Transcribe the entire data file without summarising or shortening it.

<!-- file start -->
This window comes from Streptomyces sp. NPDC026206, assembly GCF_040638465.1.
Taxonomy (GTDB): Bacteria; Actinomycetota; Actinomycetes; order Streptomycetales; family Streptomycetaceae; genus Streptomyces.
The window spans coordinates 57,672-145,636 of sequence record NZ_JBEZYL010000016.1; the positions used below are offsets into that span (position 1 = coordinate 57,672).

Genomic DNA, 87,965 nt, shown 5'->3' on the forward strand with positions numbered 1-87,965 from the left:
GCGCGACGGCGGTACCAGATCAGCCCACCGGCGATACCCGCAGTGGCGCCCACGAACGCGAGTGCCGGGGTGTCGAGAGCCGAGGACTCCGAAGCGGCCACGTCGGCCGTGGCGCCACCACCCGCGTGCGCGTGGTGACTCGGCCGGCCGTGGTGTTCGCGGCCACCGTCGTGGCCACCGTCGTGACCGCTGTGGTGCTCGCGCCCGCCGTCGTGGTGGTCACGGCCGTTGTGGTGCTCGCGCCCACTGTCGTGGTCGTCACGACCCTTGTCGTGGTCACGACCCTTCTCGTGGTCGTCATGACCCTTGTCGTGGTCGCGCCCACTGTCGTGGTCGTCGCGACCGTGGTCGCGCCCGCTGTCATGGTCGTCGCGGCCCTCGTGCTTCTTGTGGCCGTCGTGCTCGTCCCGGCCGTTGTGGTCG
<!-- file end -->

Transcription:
This window comes from Streptomyces sp. NPDC026206, assembly GCF_040638465.1.
Taxonomy (GTDB): Bacteria; Actinomycetota; Actinomycetes; order Streptomycetales; family Streptomycetaceae; genus Streptomyces.
The window spans coordinates 57,672-145,636 of sequence record NZ_JBEZYL010000016.1; the positions used below are offsets into that span (position 1 = coordinate 57,672).

Genomic DNA, 87,965 nt, shown 5'->3' on the forward strand with positions numbered 1-87,965 from the left:
GCGCGACGGCGGTACCAGATCAGCCCACCGGCGATACCCGCAGTGGCGCCCACGAACGCGAGTGCCGGGGTGTCGAGAGCCGAGGACTCCGAAGCGGCCACGTCGGCCGTGGCGCCACCACCCGCGTGCGCGTGGTGACTCGGCCGGCCGTGGTGTTCGCGGCCACCGTCGTGGCCACCGTCGTGACCGCTGTGGTGCTCGCGCCCGCCGTCGTGGTGGTCACGGCCGTTGTGGTGCTCGCGCCCACTGTCGTGGTCGTCACGACCCTTGTCGTGGTCACGACCCTTCTCGTGGTCGTCATGACCCTTGTCGTGGTCGCGCCCACTGTCGTGGTCGTCGCGACCGTGGTCGCGCCCGCTGTCATGGTCGTCGCGGCCCTCGTGCTTCTTGTGGCCGTCGTGCTCGTCCCGGCCGTTGTGGTCG